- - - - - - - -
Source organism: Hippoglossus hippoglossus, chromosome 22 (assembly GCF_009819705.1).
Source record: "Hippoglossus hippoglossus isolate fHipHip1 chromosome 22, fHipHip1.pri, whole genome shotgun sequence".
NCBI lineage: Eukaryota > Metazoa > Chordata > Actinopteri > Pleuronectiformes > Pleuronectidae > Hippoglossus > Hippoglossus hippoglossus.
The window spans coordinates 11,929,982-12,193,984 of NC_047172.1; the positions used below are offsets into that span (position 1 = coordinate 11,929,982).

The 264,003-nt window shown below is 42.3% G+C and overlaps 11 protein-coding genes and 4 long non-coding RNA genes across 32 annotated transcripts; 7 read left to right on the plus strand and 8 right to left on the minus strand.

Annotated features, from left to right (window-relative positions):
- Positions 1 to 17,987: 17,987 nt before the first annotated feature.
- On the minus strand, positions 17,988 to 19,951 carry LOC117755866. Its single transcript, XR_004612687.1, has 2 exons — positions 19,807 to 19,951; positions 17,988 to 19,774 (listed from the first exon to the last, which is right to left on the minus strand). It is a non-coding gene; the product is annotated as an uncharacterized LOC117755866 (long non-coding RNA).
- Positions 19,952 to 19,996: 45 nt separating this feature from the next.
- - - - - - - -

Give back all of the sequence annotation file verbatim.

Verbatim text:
Source organism: Hippoglossus hippoglossus, chromosome 22 (assembly GCF_009819705.1).
Source record: "Hippoglossus hippoglossus isolate fHipHip1 chromosome 22, fHipHip1.pri, whole genome shotgun sequence".
NCBI lineage: Eukaryota > Metazoa > Chordata > Actinopteri > Pleuronectiformes > Pleuronectidae > Hippoglossus > Hippoglossus hippoglossus.
The window spans coordinates 11,929,982-12,193,984 of NC_047172.1; the positions used below are offsets into that span (position 1 = coordinate 11,929,982).

The 264,003-nt window shown below is 42.3% G+C and overlaps 11 protein-coding genes and 4 long non-coding RNA genes across 32 annotated transcripts; 7 read left to right on the plus strand and 8 right to left on the minus strand.

Annotated features, from left to right (window-relative positions):
- Positions 1 to 17,987: 17,987 nt before the first annotated feature.
- On the minus strand, positions 17,988 to 19,951 carry LOC117755866. Its single transcript, XR_004612687.1, has 2 exons — positions 19,807 to 19,951; positions 17,988 to 19,774 (listed from the first exon to the last, which is right to left on the minus strand). It is a non-coding gene; the product is annotated as an uncharacterized LOC117755866 (long non-coding RNA).
- Positions 19,952 to 19,996: 45 nt separating this feature from the next.